“We’re all in this together.”  To me, the tagline seemed like less of a rallying cry and more like a desperate plea as store shelves were emptied of necessities like paper products, cleaning supplies, and ingredients for bread.  I could almost tangibly feel the anger and frustration building.  When people are angry, they don’t come together.  They get pushed farther to the edges, like the poles of two magnets.

I watched as people who I had called friends shouted into the social media void about their anger, their rage – and I was in awe that the topics were so disparate.  Some of these injustices were real, of course.  Violence continued against People of Color without any true redress.  Amazon employees worked seven days a week to package and deliver the books, toys, and baubles to those “stuck at home.”  On the other hand, to the frazzled mother trying to work from home while entertaining her child, these items must have seemed completely essential.  Two of employees fit that description.  A third worried about her chronically ill parent.  It soon became clear to me that not everyone was experiencing the pandemic in the same way, similar to an observation made by Lindsay Donaldson.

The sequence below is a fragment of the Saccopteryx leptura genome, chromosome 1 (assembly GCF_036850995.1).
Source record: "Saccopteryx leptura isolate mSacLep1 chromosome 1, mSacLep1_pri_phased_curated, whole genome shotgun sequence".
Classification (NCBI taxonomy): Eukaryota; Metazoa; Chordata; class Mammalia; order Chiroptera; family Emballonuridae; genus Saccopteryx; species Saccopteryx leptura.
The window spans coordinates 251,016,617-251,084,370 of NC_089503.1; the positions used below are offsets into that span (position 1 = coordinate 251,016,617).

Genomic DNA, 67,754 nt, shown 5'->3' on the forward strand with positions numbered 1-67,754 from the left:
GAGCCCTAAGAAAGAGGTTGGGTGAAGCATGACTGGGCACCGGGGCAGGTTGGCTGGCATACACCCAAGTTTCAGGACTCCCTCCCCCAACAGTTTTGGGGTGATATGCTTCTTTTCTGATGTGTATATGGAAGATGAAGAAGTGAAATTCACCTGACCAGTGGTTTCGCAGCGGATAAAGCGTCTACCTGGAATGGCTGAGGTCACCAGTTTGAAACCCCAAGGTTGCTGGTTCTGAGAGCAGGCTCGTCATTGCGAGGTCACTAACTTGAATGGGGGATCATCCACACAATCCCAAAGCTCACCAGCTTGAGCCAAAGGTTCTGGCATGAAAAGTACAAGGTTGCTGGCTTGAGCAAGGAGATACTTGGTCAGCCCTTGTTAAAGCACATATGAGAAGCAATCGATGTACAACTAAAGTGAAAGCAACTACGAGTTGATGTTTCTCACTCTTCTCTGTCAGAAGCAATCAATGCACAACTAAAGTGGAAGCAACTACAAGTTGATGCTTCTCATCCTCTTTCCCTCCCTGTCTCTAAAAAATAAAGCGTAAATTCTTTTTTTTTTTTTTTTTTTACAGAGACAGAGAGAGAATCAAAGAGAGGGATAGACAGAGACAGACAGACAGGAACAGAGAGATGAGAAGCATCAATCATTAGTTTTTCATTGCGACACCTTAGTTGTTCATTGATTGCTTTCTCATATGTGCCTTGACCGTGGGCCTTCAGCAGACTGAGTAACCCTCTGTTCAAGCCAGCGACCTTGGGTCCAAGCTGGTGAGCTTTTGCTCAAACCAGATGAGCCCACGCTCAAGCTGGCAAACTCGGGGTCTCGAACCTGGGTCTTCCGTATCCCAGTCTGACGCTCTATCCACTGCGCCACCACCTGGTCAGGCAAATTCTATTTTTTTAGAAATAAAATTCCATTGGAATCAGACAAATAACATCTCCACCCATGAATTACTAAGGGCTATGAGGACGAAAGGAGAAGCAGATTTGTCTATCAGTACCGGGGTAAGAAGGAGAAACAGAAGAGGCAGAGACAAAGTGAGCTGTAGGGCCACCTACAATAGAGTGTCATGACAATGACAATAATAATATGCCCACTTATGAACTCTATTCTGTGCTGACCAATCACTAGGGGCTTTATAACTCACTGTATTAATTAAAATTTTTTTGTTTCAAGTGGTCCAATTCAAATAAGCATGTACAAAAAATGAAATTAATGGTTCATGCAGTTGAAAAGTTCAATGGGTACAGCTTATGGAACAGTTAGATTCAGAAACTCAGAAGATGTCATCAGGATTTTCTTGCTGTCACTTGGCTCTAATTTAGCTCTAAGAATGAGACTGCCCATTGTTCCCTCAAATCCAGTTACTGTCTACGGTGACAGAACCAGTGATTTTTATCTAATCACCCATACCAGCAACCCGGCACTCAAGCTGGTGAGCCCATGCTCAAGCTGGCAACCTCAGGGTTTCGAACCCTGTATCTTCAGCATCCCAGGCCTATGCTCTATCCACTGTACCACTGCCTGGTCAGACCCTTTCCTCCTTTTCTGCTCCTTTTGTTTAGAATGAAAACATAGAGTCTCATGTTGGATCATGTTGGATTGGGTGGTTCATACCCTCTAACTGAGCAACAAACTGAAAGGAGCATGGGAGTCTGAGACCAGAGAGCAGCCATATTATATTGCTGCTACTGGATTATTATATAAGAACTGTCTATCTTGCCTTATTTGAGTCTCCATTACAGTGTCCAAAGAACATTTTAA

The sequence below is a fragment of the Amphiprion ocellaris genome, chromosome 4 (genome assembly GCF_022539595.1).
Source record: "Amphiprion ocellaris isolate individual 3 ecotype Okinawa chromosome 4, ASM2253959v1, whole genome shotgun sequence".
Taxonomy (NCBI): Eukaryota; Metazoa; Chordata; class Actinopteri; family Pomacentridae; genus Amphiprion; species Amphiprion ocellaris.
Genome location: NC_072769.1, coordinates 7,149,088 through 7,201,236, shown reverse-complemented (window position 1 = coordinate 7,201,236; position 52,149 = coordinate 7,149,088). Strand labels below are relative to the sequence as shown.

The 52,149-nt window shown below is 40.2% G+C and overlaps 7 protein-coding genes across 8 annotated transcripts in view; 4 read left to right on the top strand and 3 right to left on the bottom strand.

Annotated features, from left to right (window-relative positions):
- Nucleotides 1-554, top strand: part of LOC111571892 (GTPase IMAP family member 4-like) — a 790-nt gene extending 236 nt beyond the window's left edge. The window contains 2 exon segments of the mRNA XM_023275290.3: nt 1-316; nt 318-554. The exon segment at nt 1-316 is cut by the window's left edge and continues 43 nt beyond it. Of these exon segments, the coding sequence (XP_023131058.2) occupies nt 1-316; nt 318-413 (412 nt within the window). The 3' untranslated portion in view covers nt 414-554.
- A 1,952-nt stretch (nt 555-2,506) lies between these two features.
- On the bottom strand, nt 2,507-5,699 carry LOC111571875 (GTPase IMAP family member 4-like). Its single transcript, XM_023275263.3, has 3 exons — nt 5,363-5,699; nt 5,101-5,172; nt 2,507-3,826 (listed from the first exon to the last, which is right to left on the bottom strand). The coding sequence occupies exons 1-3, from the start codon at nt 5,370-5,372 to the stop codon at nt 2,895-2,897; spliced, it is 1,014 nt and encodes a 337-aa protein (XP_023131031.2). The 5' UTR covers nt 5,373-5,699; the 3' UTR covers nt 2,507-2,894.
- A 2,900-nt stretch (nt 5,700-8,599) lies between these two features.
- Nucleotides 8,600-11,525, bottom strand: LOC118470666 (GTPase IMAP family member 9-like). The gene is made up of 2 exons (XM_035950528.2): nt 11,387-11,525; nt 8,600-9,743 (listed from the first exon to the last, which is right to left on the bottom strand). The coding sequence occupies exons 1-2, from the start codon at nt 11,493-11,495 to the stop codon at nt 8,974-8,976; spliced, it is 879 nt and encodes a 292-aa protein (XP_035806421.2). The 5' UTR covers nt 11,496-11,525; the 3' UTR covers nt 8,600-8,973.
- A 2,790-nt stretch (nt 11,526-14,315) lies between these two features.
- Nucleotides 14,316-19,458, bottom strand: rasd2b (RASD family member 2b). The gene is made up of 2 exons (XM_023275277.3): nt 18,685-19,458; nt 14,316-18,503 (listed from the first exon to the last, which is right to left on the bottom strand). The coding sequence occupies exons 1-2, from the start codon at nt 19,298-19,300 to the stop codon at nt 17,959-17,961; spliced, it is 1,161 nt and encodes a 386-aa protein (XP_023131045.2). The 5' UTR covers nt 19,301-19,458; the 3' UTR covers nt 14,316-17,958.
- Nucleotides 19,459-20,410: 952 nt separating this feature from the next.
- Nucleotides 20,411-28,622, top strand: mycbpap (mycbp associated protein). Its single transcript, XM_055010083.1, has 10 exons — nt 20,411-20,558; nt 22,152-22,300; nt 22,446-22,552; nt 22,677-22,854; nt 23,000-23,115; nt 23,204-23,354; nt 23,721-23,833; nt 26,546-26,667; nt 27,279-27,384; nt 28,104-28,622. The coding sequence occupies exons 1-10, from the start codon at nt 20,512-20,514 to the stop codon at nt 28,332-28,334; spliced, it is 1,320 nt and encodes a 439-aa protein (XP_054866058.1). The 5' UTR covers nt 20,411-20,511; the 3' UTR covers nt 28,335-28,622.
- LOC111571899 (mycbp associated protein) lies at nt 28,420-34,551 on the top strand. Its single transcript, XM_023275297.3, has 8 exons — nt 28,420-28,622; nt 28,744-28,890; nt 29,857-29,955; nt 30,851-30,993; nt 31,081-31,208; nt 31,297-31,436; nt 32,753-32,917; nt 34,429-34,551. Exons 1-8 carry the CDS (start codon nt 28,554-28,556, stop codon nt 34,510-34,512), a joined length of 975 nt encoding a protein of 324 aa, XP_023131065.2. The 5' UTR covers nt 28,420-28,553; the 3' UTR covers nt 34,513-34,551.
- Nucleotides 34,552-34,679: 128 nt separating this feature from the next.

I also wrestled with this term, “essential,” during the pandemic.  My job was called essential, but I was one of the lucky ones who could almost always work from home.  In the first few weeks of closures, our contact center received more calls than the system could handle, causing crashes, disconnects, and more frustrations.  Those who did reach a representative often waited close to an hour.  Those weeks were exhausting for me and even worse for my team.  Many of us worked six days a week, twelve-hour days.  Meanwhile, the memes and stories circulated in social media about those who could not work and found themselves bored after having cleaned the house multiple times.  I was thankful that everyone at my agency was provided with options that allowed for at least partial pay if they could not work, but I know staying home indefinitely was difficult for most.  At the same time, I was also angry – so angry – that my department was drowning in work while others would have been eager for employment to make enough to keep their families fed and a roof over their heads.  But this was only temporary, right?  It would take too long to train people, they said.  But we’re all #INThisTogether.  It’s apparently acceptable for people to wait months for their unemployment checks to come in.  But we can’t pay them to learn new skills and receive their first paycheck in less time?  It wouldn’t have been the solution for everyone, but seriously, why couldn’t that have helped some?  Why couldn’t we get more creative?  We had money to pay for overtime and to compensate people for an extra twenty to twenty-five hours a week, but we couldn’t afford to hire more people?  None of this made any sense to me.